HELP - MY TOOTH GOT KNOCKED OUT!
First, find the tooth. Immediately after, call your dentist. Then wrap the tooth in clean wet gauze. It's important not to clean the tooth. Cleaning can damage the attachments on the tooth. Success is greatest if you see your dentist within thirty minutes after the accident. The longer you wait, the less possibility of success! Get to your dentist quickly!
Replacing a single missing tooth with a dental implant offers many advantages over your other choices: a removable partial denture or fixed bridgework. A dental implant stays securely anchored in your jaw, giving you a replacement tooth that looks, feels and functions exactly like a natural tooth. A partial denture, on the other hand, needs to hook onto existing teeth. This added stress may cause the anchor teeth to become loose over time. Fixed bridgework, likewise, presents problems for the natural teeth that are used as supports: In order to hold a bridge in place, we need to prepare or file down and crown (cap) at least two natural teeth, one on either side of the space left by a missing tooth. This may cause those support teeth to become more susceptible to decay. Implants can never decay because they are made of titanium, a highly biocompatible metal.
How It Works
The titanium dental implant becomes the root-part of your missing tooth. During a minor surgical procedure, it is placed beneath the gum, into the jawbone. Over the course of a few months, it will actually become part of your jawbone by fusing to it in a process known as osseointegration. That's what makes implant teeth the most natural replacement teeth that exist today.
The implant will be capped by a dental crown that has been created to match your existing teeth. Often there is a connecting piece that goes between them called an abutment. Like the implant itself, this part won't be visible in your mouth. Only the lifelike crown can be seen.
Sometimes a temporary crown is attached at the same time as the implant is placed so that you can go home that day with a replacement tooth. More commonly, the implant is left undisturbed for several months to complete the osseointegration process before the crown is attached. We will let you know which method would work best in your case. Implants are forever, so we want to make sure it's done right!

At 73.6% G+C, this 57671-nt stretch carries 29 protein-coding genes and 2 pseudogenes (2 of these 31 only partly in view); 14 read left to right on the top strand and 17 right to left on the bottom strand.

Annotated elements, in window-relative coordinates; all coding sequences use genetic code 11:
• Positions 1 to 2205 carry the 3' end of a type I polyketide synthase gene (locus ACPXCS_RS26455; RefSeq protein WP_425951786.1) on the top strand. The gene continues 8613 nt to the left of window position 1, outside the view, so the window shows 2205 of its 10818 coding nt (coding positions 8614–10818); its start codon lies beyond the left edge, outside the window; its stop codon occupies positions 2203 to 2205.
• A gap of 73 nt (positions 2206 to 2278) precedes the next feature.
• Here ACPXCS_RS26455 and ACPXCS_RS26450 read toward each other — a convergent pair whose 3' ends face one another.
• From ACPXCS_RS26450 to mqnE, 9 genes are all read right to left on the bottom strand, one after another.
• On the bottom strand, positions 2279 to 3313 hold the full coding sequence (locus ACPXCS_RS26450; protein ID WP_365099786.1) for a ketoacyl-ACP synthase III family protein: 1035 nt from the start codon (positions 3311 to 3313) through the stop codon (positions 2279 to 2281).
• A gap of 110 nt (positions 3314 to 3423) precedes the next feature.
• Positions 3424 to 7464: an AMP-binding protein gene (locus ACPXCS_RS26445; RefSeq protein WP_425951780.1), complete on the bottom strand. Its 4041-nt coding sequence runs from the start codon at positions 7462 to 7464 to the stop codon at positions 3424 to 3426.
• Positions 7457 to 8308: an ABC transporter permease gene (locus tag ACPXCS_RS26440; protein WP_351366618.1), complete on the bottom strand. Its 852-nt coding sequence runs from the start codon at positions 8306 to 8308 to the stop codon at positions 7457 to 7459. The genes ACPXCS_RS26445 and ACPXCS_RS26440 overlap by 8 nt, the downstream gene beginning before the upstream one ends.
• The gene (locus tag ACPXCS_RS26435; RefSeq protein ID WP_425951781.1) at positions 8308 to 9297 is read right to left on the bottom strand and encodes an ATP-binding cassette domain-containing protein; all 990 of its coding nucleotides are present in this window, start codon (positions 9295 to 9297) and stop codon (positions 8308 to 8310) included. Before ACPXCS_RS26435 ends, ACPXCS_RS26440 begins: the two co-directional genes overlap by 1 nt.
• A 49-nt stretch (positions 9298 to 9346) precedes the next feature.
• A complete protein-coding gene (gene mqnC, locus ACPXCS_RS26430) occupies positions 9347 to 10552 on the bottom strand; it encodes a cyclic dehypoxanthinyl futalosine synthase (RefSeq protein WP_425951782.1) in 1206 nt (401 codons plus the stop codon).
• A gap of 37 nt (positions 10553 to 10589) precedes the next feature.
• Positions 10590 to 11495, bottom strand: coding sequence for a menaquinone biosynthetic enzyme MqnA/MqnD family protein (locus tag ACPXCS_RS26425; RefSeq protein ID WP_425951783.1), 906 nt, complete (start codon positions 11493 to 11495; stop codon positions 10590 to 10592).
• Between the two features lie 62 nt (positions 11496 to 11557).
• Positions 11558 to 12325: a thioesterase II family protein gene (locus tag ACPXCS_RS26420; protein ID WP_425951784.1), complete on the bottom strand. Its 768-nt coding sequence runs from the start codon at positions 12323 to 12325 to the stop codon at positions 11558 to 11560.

What to Expect
The surgery to place a dental implant is a simple, routine procedure carried out under local anesthesia in the dental office. First the area will be numbed so you won't feel a thing. Then the implant will be inserted into your jaw at a precisely planned angle and position to maximize support for your new tooth and avoid anatomical structures such as nerves and sinus cavities. The surgery should take an hour or less, and post-operative discomfort should be minimal. Many patients find over-the-counter anti-inflammatory medication such as ibuprofen or acetaminophen is all that is needed; others find they don't need to take anything at all. It will be important to avoid chewing on the surgery site for several weeks; we will advise you as to any diet modifications you need to make during this time.
Once your permanent crown is attached, your new implant tooth will feel just like all your other teeth, and that's exactly how you should care for it — as if it grew there naturally. While it cannot decay, the implant's connection to your bone can be threatened by gum disease. In order to avoid this, keep up your regular oral hygiene routine of brushing, flossing, and coming in for regular professional cleanings. If you keep your mouth healthy, your implant should last a lifetime.
Dental Implant Surgery Many people are surprised at how relatively easy dental implant surgery is because they let their imaginations get the better of them before they go through the actual procedure. The reality is that most patients experience no pain during the surgery and very little discomfort afterward. Let's back up and start with the basics to increase your understanding and allay any apprehension... Read Article
The Hidden Consequences of Losing Teeth For those missing even one tooth, an unsightly gap is actually the least significant problem. What's of far greater concern is the bone loss that inevitably follows tooth loss. Dental implants can preserve bone, improve function and enhance psychological well-being. Learn how implants serve both as anchors to support replacement teeth and preserve bone... Read Article